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A RADICAL STITCH

a nonfiction film
by Susanne Cockrell and Jeanne C. Finley

In the face of wildfire, mining and logging, a radical back-to-the-land community in the Sierra Foothills races to collectively stitch 50 years of innovative sustainability into an epic 100-foot tapestry, one tiny stitch at a time.

Film Synopsis

The radical San Juan Ridge back-to-the-land community in the Sierra Foothills has survived countless threats during its 50-year history including mining, logging and arson.  Established by artists, ecologists and renowned poet Gary Snyder, they now face the most monumental challenge to date – wildfire and drought caused by climate change during a time of national social upheaval. For 14 years three women and hundreds of volunteers have painstakingly documented the community’s struggles and celebrations by stitching an epic 100-foot tapestry. The Radical Stitch examines this community’s complex history, current challenges and its possible futures during this uncertain moment as the community races to complete the tapestry and find a secure, fire-safe home for this stunning record of community activism and land stewardship. 

Project Statement

A Radical Stitch creates a cinematic tapestry that intertwines multiple narrative threads through the voice of homesteaders including tapestry project creator Marsha Stone and project artist Jennifer Crosby. The inhabitation of the San Juan Ridge in the 1970’s created a collision of worlds: the counterculture exploring community governance; the still present gold mining industry; the active lumber industry; and the long-established Nisenan People. The film explores this collision and the resulting ethos of activism to protect the environment and health of the South Yuba watershed for all people living on the ridge. Amid current challenges to maintain their land, homes and ideals into the next generation, hundreds of volunteers have stitched their unique culture of activism and community celebrations into the tapestry. This demonstration of their DIY values and collective joy in community projects has been at the foundation of the community’s survival. A Radical Stitch invites us to journey with the San Juan Ridge community as they complete this 14-year project while continuing to fight for their economic and environmental sustainability.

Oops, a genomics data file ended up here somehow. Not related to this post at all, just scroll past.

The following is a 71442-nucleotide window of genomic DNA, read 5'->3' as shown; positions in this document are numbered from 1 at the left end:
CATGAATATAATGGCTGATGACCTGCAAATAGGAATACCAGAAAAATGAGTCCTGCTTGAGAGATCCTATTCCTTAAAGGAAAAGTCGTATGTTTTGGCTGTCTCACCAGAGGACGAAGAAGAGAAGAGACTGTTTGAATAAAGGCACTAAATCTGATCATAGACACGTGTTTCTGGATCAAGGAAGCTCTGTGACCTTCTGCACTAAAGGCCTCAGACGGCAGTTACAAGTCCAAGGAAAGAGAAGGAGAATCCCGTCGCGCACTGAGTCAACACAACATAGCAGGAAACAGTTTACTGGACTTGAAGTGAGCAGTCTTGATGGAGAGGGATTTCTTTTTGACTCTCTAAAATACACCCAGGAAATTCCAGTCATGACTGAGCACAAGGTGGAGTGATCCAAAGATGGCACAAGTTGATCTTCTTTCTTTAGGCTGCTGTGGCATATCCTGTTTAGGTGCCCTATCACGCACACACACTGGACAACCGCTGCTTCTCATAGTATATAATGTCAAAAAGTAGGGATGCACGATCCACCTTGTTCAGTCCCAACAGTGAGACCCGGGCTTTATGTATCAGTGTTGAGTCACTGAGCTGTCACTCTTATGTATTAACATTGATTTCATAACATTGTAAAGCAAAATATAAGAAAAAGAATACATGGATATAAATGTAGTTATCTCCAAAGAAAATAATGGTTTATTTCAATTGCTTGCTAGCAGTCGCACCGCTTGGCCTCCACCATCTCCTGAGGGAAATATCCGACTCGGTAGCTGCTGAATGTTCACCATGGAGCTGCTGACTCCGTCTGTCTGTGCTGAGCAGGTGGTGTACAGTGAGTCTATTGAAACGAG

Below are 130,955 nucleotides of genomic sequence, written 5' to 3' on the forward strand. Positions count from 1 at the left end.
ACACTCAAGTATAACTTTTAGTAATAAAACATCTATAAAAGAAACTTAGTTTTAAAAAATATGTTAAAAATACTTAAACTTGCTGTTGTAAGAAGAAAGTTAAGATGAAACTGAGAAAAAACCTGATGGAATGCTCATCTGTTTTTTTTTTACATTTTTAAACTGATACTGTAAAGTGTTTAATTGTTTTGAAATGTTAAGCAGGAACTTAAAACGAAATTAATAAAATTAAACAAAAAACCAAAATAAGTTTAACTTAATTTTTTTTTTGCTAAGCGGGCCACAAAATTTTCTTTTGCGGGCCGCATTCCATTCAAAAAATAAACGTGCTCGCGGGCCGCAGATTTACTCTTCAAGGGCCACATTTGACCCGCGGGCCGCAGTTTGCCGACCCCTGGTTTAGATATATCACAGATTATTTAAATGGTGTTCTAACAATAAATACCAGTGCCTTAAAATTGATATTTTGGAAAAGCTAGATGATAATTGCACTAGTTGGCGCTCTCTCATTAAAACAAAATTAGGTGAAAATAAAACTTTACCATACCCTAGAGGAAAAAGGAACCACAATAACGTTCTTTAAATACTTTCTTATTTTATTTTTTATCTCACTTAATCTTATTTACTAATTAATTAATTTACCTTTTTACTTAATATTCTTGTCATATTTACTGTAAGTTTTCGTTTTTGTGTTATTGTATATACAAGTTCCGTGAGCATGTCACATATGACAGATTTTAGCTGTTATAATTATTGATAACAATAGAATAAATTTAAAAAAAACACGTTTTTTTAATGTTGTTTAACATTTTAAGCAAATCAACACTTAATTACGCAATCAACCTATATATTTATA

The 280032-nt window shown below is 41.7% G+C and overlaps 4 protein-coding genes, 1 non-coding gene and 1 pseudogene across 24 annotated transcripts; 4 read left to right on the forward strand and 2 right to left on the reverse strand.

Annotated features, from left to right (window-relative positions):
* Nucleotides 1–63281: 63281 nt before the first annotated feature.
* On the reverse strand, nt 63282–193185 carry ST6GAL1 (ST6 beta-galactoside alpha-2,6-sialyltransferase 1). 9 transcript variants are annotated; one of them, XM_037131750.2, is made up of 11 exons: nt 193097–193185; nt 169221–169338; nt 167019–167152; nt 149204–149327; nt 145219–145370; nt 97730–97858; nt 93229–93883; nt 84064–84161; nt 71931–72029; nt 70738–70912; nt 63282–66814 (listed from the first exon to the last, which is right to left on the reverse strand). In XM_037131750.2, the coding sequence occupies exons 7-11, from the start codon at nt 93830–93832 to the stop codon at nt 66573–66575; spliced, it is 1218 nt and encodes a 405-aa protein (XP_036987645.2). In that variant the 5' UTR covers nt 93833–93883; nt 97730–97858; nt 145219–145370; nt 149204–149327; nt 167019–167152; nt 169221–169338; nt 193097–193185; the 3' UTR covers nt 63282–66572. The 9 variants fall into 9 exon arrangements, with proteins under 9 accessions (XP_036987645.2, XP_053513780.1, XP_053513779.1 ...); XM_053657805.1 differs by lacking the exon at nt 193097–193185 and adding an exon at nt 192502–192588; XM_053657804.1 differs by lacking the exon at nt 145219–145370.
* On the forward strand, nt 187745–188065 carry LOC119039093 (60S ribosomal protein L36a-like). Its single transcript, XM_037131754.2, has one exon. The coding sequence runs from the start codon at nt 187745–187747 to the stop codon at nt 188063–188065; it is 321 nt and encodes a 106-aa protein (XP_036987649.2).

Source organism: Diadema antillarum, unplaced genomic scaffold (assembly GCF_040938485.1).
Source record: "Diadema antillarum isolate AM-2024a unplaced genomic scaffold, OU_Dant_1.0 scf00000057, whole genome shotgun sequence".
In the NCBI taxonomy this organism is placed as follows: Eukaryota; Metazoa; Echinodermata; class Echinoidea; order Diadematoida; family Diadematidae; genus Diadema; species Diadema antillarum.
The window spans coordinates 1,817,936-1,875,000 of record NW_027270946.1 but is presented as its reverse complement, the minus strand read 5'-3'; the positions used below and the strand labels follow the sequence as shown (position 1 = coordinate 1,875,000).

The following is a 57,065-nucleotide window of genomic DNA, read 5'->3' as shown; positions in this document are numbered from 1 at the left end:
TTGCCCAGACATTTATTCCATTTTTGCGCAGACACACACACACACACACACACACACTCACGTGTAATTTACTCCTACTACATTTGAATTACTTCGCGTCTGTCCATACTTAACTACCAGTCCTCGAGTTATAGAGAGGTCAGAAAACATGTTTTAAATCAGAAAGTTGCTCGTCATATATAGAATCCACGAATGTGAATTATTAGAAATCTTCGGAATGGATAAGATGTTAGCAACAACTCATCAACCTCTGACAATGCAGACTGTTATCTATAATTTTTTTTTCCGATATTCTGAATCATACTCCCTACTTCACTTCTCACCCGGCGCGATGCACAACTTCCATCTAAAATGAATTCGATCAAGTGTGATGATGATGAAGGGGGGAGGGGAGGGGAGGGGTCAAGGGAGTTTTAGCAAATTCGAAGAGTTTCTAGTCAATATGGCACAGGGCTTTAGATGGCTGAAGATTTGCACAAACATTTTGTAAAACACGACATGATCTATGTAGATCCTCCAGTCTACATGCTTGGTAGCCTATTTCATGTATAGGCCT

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Here in the foothills


we find ourselves in constant battle


with the builders and the destroyers


the loggers and the officials


the old-timers and the new-comers


the hippies we never were...

Who do we fight for?


Perhaps trees and grasses.


Save coyote and hawk


even whale and pelican

who do not live here.


Preserve and protect.

Work for the survival of a clan


that doesn’t need a name.


On and on and on
getting caught up in it all


forgetting to listen


to the murmur of these ancient hills.


I never wanted to be a warrior.


                              from How the Land Shaped Us by poet and homesteader Steve Sanfield

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19th century hydraulic mining, Malikoff Diggins, San Juan Ridge, Nevada City, California

We are making something beautiful to describe how the land shaped us when we were a new wave of settlers, how it continues to shape us, and how we, too, shape the land.  We honor this place, hoping to redeem some of it’s painful history of exploitation, though we are creating only a glimpse of our wonderful home. It is an offering of thanksgiving for our lives here.

                                                                                             Marsha Stone, on the making of the San Juan Ridge Tapestries

 

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Tapestry #3;  The Land Then and Now

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copyright 2021 A Radical Stitch

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